The NYPD reported a 28.5 percent plunge in overall crime during April — not a surprise considering that most of the city has been shut down due to the coronavirus pandemic.
There are fewer traffic crashes, and fewer bicyclists are being struck by drivers because so many people are self quarantined and don’t travel to a workplace during the crisis.
That’s where the good news ends in the April report issued May 4. Murders, burglaries and auto theft all rose last month. Even with the sharp decrease in April, overall crime continues to track upward for the year, with a 2.6 percent increase since Jan. 1.
Currently, 5.3 percent of the NYPD is out sick, compared to the 19.8 percent of its members out sick in the middle of April. Unfortunately, the department also reported its 38th member killed by COVID-19 complications.
That member, Traffic Enforcement Agent Stanley Heneson died on May 3 from complications related to COVID-19. Heneson, who was assigned to the Brooklyn Traffic Enforcement Unit, served the city for more than six years.
On top of the rise in three major crime indexes, the NYPD has a host of new problems to contend with, including ridding the subways of an avalanche of homeless people; enforcing strict social distancing in parks; and raiding illegal gatherings of more than 10 people including closing down funerals and parties.The department is also dealing with an internal investigation regarding an arrest on Sunday in which an officer is accused of using unnecessary force. That cop is currently on modified duty.
“I was not happy with what [I] saw. We can be better than that,” Police Commissioner Dermot Shea said this morning of that incident in the East Village. “I look at it in the context of hundreds of encounters, taking guns off people without firing, de-escalation training is another tool in our tool box and we continue to train and get better. Sometimes it’s not pretty what we see in the videos.”
The department also continues to inspect thousands of businesses and potential gathering places to prevent the spread of the contagion. Officials say more than 600,000 visits were made by officers to various locations. At some locations, including parks, police officers were giving out free surgical masks to the public.
“We had officers spread out over all five boroughs, giving warnings, practicing safe policies, handing out thousands of masks to the public,” said Shea on WPIX TV Monday night. “The last two months we’ve seen overwhelming compliance and support from our health care workers. But we also had to give out 50 summons on Saturday and 20 plus on Sunday.”
One of those given a summons on Sunday was a woman standing near a protest at Mt. Sinai-Beth Isrsael Medical Center on First Avenue where a group held a small demonstration against Samaritan’s Purse for homophobic statements in their volunteer forms. More than 50 cops descended on the protest, but only one summons was issued.
“The right to gather and the right of free speech and protest is part of our values, but now comes bad news — it’s a pandemic and this is not policies of police; it’s laws passed down through executive orders to keep people alive,” Shea said in the briefing this morning with the mayor. “While we respect the right of people to protest, there shouldn’t be protests in middle of a pandemic — the short answer is people could make their voices heard without gathering in person and we interested in protecting people lives so we can’t allow it.”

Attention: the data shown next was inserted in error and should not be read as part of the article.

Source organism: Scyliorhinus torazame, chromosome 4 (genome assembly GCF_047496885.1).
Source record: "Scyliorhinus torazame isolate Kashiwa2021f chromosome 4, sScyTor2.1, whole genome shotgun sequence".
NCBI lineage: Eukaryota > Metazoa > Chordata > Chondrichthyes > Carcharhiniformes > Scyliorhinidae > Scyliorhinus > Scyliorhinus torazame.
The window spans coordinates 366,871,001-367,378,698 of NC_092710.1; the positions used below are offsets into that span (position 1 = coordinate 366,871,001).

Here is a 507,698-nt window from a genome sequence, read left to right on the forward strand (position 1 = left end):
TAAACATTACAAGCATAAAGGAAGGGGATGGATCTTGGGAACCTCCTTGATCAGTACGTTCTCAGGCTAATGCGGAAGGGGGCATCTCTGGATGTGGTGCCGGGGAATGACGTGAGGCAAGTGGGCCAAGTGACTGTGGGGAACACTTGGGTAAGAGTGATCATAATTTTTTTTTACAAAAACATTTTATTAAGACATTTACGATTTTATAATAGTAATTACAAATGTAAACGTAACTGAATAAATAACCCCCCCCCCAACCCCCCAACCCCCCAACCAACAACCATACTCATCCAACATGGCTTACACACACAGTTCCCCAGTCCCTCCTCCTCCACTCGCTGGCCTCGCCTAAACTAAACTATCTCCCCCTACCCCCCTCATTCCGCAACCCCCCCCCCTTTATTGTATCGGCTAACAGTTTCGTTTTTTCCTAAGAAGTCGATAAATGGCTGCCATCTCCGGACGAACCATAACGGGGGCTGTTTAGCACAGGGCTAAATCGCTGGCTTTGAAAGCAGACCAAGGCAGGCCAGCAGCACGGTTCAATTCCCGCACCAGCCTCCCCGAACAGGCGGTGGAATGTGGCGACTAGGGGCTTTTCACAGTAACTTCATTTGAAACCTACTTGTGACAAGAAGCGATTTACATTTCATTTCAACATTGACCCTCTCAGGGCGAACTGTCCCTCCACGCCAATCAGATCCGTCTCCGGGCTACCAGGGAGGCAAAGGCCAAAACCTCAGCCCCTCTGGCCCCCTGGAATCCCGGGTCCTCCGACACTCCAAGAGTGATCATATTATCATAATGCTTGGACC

Most disturbing was the murder rate jumped by 34.8 percent, with 31 murders during the month of April versus 23 the year before. Officials believe much of that is driven by an uptick in gang-related violence both in upper Manhattan, the Bronx and the southeastern parts of Brooklyn. Murder is up 4.1 percent (102 vs. 98) for the first four months of the year when compared to the first four months of 2019.
Auto theft also jumped a whopping 59.5 percent for the month, some of which is attributed to vehicles being left unattended for long periods of time during the crisis — a crime of opportunity, police say.
Burglaries were also up dramatically, 31.6 percent for the month, 1,090 versus 828 the year before. Commissioner Shea attributed the rise to many businesses being closed during the pandemic, making them an easy target for burglars, some of whom have in the past been described by Shea as repeat offenders, some of whom may have been released under the new criminal justice reforms.
It wasn’t all bad news though as overall crime fell in every borough for April, within the transit system and across public housing. In that one-month period, there was a 26 percent decrease in the number of robberies (679 vs. 913); a 32 percent decrease in felony assaults (1,130 vs. 1,652); and a 52 percent decrease in grand larcenies (1,566 vs. 3,250.) The city saw a 9.7 percent decrease in the number of shooting incidents for the month of April, (56 vs. 62), driven by an 80 percent reduction in shooting incidents in April’s final week (9 vs. 5). Police were searching for a shooting suspect on Central Park West just this afternoon.
The COVID-19 epidemic has made it even more difficult for the NYPD as 7,100 officers at the height of the pandemic, had been reported to have the contagion in some form.
Currently, 5,230 members of the NYPD have tested positive for coronavirus. As of Sunday, May 3, 4,491 members of the NYPD have returned to work full duty after recovering from a positive test for the coronavirus and 563 uniformed members plus 138 civilian members are still out sick diagnosed with coronavirus.
The city has also seen a reduction in overall domestic violence complaints in April, though NYPD officials remain concerned that these figures reflect underreporting by victims. Another piece of good news was citywide hate crimes declined 47 percent (102 vs. 149) for the year, though police are investigating 14 Asian related crimes linked to the COVID-19 crisis.